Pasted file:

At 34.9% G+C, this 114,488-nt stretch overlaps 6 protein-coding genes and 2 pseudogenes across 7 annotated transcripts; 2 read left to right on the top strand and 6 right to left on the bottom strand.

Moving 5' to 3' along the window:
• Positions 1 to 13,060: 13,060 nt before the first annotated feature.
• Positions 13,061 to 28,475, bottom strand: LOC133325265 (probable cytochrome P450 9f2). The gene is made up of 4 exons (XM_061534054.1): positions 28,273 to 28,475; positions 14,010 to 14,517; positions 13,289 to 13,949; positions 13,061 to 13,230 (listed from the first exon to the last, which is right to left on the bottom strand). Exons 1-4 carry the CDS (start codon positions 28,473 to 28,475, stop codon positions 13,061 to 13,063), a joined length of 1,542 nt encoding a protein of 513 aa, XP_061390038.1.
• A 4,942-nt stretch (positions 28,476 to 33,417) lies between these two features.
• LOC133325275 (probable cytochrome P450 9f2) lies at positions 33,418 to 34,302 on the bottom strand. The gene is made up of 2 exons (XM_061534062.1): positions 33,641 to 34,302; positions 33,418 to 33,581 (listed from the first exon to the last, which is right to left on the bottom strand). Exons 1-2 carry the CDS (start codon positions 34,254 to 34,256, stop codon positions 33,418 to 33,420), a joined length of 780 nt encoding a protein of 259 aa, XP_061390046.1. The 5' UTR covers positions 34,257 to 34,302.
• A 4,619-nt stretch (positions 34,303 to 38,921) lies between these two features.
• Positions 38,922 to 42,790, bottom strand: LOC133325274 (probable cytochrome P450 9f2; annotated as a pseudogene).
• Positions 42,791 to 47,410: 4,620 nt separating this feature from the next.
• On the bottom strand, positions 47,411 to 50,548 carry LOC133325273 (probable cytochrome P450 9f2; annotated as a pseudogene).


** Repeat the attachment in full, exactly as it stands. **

At 34.9% G+C, this 114,488-nt stretch overlaps 6 protein-coding genes and 2 pseudogenes across 7 annotated transcripts; 2 read left to right on the top strand and 6 right to left on the bottom strand.

Moving 5' to 3' along the window:
• Positions 1 to 13,060: 13,060 nt before the first annotated feature.
• Positions 13,061 to 28,475, bottom strand: LOC133325265 (probable cytochrome P450 9f2). The gene is made up of 4 exons (XM_061534054.1): positions 28,273 to 28,475; positions 14,010 to 14,517; positions 13,289 to 13,949; positions 13,061 to 13,230 (listed from the first exon to the last, which is right to left on the bottom strand). Exons 1-4 carry the CDS (start codon positions 28,473 to 28,475, stop codon positions 13,061 to 13,063), a joined length of 1,542 nt encoding a protein of 513 aa, XP_061390038.1.
• A 4,942-nt stretch (positions 28,476 to 33,417) lies between these two features.
• LOC133325275 (probable cytochrome P450 9f2) lies at positions 33,418 to 34,302 on the bottom strand. The gene is made up of 2 exons (XM_061534062.1): positions 33,641 to 34,302; positions 33,418 to 33,581 (listed from the first exon to the last, which is right to left on the bottom strand). Exons 1-2 carry the CDS (start codon positions 34,254 to 34,256, stop codon positions 33,418 to 33,420), a joined length of 780 nt encoding a protein of 259 aa, XP_061390046.1. The 5' UTR covers positions 34,257 to 34,302.
• A 4,619-nt stretch (positions 34,303 to 38,921) lies between these two features.
• Positions 38,922 to 42,790, bottom strand: LOC133325274 (probable cytochrome P450 9f2; annotated as a pseudogene).
• Positions 42,791 to 47,410: 4,620 nt separating this feature from the next.
• On the bottom strand, positions 47,411 to 50,548 carry LOC133325273 (probable cytochrome P450 9f2; annotated as a pseudogene).